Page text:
Henna art a big hit among Janadriyah’s female visitors

Henna art is an ancient tradition, which continues to be popular among women in the Middle East and the subcontinent. Henna is a herbal dye used for temporary tattooing. (SPA)
Updated 26 February 2018
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Henna art a big hit among Janadriyah’s female visitors

RIYADH: Women visiting the Janadriyah festival flocked to the Eastern Province’s pavilion to have their hands decorated with beautiful henna designs by Maryam Al-Shrida.
Henna art is an ancient tradition, which continues to be popular among women in the Middle East and the subcontinent. Its popularity has now even reached the West. Henna is a herbal dye used for temporary tattooing.
Al-Shrida turns the hands of her clients into works of art, reflecting a hobby and a craft passed down to her from her mother.
She also introduced some modern modifications to her henna designs.
“Henna is used for treating hair and skin diseases and for cosmetic purposes, like dyeing the hair and the skin,” she explained.
According to Al-Shrida, women adore henna designs, which come in many types — Indian mehndi, Sudanese, Emirati, Bahraini, Moroccan, and many others.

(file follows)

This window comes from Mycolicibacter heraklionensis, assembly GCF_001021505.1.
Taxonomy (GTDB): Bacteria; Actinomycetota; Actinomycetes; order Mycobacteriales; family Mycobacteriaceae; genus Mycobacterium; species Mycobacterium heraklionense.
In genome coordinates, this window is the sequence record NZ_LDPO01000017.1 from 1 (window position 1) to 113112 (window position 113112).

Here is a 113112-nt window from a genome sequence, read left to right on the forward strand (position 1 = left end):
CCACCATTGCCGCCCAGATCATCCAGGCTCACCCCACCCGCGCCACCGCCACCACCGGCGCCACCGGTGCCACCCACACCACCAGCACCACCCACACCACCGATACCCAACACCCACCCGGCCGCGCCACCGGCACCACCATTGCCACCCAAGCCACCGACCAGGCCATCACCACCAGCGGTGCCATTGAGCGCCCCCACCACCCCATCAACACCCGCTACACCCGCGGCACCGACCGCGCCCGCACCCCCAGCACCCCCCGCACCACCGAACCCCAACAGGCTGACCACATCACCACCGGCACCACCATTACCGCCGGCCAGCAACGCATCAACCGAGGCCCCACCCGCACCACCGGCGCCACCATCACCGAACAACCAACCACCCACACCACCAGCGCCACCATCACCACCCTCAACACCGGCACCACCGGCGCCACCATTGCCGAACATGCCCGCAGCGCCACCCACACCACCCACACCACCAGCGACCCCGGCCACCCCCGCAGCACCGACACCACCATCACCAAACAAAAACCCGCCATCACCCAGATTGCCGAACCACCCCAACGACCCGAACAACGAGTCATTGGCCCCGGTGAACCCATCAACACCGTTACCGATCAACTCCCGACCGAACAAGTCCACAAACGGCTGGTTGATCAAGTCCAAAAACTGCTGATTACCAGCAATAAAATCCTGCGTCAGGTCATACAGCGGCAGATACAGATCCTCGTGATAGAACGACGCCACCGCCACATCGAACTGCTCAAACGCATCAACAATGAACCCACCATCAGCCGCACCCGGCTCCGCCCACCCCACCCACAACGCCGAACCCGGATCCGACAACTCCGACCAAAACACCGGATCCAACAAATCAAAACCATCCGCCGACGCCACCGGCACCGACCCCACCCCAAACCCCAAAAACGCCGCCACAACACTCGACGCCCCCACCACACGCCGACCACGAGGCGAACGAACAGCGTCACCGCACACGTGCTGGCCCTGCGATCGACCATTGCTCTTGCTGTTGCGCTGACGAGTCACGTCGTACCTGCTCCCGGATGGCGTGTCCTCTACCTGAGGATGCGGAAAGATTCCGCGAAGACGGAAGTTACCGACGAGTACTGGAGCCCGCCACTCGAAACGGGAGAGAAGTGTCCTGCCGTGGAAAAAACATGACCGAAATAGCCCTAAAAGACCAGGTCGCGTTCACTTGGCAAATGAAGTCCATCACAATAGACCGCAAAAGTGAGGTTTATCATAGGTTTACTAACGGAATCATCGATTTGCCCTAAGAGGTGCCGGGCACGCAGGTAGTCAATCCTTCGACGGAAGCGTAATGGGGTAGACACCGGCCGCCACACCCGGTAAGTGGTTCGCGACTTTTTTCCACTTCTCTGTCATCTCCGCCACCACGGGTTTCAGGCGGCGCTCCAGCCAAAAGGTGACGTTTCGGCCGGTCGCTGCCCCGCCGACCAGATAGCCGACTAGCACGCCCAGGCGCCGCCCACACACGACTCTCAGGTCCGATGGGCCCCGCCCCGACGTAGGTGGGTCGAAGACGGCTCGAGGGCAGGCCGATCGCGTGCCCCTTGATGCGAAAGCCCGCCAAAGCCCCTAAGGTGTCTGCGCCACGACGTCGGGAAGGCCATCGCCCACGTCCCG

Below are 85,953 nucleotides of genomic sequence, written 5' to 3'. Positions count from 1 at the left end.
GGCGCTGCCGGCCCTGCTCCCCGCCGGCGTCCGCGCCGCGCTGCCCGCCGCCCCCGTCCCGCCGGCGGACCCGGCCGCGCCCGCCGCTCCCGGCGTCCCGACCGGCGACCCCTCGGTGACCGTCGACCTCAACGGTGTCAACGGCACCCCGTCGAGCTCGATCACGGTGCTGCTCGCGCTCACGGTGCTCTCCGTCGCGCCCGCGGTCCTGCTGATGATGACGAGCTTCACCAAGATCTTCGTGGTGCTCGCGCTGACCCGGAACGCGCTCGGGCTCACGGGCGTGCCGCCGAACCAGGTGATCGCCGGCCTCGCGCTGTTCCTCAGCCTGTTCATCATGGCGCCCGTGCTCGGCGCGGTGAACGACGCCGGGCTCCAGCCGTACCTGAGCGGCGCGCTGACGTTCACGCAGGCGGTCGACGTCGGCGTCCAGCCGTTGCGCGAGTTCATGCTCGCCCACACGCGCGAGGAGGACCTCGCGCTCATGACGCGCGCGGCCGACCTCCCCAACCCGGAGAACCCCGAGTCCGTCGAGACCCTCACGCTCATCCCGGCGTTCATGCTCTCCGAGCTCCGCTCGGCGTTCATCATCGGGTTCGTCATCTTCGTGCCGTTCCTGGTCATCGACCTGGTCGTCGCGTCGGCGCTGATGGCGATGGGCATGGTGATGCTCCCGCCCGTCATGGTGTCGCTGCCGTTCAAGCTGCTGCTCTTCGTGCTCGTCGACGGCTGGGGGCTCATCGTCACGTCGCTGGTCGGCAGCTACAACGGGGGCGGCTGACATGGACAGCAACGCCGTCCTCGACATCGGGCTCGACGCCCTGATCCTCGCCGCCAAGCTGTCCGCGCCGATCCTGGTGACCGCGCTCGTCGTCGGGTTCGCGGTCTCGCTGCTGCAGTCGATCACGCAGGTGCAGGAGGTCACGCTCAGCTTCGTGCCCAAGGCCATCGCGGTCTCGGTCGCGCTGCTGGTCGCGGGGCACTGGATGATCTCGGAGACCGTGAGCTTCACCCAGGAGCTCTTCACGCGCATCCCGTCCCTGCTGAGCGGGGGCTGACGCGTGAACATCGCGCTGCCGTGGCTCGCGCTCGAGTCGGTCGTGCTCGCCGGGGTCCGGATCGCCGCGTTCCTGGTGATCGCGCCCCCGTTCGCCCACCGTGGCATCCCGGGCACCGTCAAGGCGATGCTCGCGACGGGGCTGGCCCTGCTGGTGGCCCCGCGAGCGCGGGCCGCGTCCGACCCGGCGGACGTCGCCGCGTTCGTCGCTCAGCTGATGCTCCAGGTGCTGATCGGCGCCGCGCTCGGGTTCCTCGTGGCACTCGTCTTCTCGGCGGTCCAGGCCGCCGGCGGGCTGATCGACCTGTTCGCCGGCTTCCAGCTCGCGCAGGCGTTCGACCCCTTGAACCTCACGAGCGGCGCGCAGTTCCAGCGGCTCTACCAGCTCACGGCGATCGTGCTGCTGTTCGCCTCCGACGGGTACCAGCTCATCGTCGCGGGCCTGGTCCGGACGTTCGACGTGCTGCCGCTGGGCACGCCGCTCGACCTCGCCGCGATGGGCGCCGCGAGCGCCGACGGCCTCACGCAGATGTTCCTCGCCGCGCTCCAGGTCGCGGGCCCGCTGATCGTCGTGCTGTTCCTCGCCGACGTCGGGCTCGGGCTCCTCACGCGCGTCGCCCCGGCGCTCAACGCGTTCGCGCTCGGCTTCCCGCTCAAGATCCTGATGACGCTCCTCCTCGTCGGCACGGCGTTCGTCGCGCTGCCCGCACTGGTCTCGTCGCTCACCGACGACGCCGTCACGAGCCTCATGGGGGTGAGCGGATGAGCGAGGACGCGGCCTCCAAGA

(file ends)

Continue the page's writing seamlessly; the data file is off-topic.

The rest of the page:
“Most young women prefer simple designs, Indian designs, flowers, bracelet designs, and letters, as well as having their names written on their palms,” she said, “especially during Eid holidays and weddings.”
Al-Shrida added: “Most women prefer to mix henna with other ingredients, such as sugar, Prunus mahaleb, vinegar, orange juice, lemon juice, coffee, oil, and others, in order to create the desired color or create a hair mask.”
She pointed out henna used for drawing body art is usually prepared using ground green henna, lemon juice, and ground sugar.


Saudi Arabian female accident inspectors gear up ahead of lifting of ban

Updated 3 min ago
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Saudi Arabian female accident inspectors gear up ahead of lifting of ban

JEDDAH: A batch of 40 Saudi women will begin their careers as car accident inspectors on Sunday in Riyadh, Jeddah and Dammam as the ban on women driving is lifted.
Private insurance company Najm, in partnership with the General Department of Traffic, has hired 40 women and provided them with training to respond to road accidents involving female drivers.
Inspector Amira Abdul Aziz Al-Enezi from Riyadh told Arab News: “As Saudi women, we can play a vital role in managing and responding to accidents, supporting women drivers, and contributing to raising awareness about traffic safety.”
Inspector Mada Hassan Hamza from Dammam was enthusiastic about her new role. She said she hoped to make a valuable contribution. “We are qualified enough to perform our jobs perfectly.”
“We invite all Saudi women to join Najm because it provides a unique opportunity to manage and address traffic accidents and conduct field trials,” she said.
Suha Abdullah Al-Abdulwahid, another Najm inspector, said: “I am proud to be the member of the first batch of female Najm inspectors.”
She hopes the number of women inspectors will increase gradually.